11: Businesses are not a charity
Don't expect to be given a spot in a shop or a big purchase. You have to work for it. You are not entitled. Business owners work VERY hard to get their shops up and running and hopefully standing on their own two feet. Respect that you in essence are doing the same thing. Don't ask for a hand out.

12: Don't give up.
Most of my customers for custom orders come to me three months after making initial contact with me. The same goes for when I place an order for stock. I weight my options and then compare some pricing against what I feel about your work, then will come back and place an order. Don't expect people to buy the same day that you go into a shop. Be patient and persevere. Good things will come of it.

13: DON'T GIVE UP
If an order doesn't come from a store. Go to another one and another one. Improve your work. Improve your presentation. Failure isn't forever. Brush it off and move on. For every item, there is a perfect person. For every artist, a perfect store.

14: Establish a relationship.
If you make a sale, follow up. Don't deliver the goods and call it good. Keep contact through email or pop into the store every once in a while. Once every couple of weeks is enough. But keep yourself in the forefront of that businesses mind. If you make a sale and disappear. Your likely to get replaced by an artist who makes the same types of items who does make contact.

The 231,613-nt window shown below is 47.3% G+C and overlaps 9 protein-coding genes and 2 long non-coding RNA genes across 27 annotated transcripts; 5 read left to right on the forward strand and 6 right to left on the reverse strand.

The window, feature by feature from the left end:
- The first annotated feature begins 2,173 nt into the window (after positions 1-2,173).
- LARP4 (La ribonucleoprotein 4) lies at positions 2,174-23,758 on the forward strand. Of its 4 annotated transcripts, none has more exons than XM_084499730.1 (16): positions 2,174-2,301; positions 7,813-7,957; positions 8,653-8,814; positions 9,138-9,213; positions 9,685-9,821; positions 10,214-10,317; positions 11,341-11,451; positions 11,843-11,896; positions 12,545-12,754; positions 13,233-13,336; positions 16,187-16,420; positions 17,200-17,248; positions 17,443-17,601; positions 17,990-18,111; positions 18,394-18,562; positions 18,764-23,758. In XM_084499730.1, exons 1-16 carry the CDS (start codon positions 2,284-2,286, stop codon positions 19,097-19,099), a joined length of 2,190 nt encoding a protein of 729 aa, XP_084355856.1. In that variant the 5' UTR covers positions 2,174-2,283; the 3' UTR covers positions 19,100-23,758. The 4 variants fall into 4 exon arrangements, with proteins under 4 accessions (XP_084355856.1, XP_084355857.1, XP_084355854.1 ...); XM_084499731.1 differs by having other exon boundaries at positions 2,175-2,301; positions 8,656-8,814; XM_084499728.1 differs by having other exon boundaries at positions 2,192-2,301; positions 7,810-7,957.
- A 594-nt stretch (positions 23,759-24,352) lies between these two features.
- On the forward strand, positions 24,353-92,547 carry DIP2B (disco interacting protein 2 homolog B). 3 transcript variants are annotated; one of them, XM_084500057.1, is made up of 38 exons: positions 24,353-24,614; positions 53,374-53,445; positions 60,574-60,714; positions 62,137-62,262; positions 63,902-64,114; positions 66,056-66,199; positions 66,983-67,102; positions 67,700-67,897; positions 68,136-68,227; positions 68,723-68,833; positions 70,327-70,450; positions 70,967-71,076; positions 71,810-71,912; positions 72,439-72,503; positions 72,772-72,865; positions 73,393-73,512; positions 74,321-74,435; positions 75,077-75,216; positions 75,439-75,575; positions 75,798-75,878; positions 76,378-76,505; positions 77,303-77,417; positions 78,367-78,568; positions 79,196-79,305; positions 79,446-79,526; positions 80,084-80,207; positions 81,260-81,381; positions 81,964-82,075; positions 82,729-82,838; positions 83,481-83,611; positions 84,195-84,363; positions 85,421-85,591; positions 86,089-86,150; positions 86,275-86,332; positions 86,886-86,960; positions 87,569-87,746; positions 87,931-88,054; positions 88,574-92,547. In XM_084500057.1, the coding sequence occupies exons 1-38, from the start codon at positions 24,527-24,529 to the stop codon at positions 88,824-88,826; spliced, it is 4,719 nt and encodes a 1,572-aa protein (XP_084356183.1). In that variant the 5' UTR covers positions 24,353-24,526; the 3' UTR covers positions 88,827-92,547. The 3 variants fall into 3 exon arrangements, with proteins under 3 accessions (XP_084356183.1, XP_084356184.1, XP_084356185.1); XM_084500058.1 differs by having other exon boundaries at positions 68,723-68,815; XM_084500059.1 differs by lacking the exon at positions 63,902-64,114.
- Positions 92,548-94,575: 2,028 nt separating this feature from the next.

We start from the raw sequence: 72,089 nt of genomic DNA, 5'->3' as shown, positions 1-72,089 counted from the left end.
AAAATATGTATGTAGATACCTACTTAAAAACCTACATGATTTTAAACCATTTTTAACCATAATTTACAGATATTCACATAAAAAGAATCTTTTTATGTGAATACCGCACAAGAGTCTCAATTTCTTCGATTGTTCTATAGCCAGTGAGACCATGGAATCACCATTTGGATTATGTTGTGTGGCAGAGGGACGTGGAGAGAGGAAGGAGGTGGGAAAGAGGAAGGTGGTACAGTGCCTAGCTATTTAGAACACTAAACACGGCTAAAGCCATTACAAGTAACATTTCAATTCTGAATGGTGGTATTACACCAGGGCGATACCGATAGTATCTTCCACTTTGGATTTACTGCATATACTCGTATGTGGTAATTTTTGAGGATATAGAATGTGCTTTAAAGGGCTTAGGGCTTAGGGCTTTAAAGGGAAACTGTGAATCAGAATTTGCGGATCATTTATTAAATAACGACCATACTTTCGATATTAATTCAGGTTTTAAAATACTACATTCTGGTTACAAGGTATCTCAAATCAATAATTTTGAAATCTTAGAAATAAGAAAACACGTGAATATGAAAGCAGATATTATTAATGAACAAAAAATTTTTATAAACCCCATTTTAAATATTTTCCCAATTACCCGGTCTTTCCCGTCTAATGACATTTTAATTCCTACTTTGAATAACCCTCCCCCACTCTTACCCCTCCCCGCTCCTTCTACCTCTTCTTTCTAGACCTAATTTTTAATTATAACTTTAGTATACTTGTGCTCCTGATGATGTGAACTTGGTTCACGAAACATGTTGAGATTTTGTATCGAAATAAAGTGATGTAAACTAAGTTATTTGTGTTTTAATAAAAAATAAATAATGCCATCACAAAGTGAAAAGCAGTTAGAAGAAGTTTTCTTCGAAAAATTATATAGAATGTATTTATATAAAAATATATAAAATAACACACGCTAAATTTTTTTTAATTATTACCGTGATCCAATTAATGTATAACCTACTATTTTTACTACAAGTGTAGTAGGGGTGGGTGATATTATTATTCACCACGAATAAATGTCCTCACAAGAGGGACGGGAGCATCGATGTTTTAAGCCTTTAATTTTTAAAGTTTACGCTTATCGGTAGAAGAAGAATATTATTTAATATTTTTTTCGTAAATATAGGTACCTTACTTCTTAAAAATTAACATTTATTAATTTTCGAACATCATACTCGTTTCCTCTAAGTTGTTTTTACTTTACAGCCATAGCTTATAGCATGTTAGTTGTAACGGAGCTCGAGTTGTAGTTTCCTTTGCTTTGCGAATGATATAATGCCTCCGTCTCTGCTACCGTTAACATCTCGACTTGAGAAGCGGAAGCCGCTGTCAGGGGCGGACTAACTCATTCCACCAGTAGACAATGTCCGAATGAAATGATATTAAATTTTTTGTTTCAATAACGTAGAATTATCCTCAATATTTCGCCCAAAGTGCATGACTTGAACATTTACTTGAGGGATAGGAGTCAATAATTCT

15. Promote the businesses that promote you.
The more you show you care about the places that stock your items, the more reason they have to stock your stuff. Word of mouth and gorilla advertising is PRICELESS to a business owner. Think of how much time and money you spend marketing yourself and multiply the cost for a B&M. If you put forth effort, the store will be more likely to reorder, or advertise for you in return.

Hope these guidelines help. And good luck to everyone trying to get stockists.

Posted at 11:56am Jan 7, 2010 EST

Responses

Is this helpful to anyone?

Posted at 12:46pm Jan 7, 2010 EST

I'm marking this to read later. Thanks for sharing! I'm trying to figure out how to get my stuff into local stores and it'll be nice to read something from the retail perspective.

Posted at 12:49pm Jan 7, 2010 EST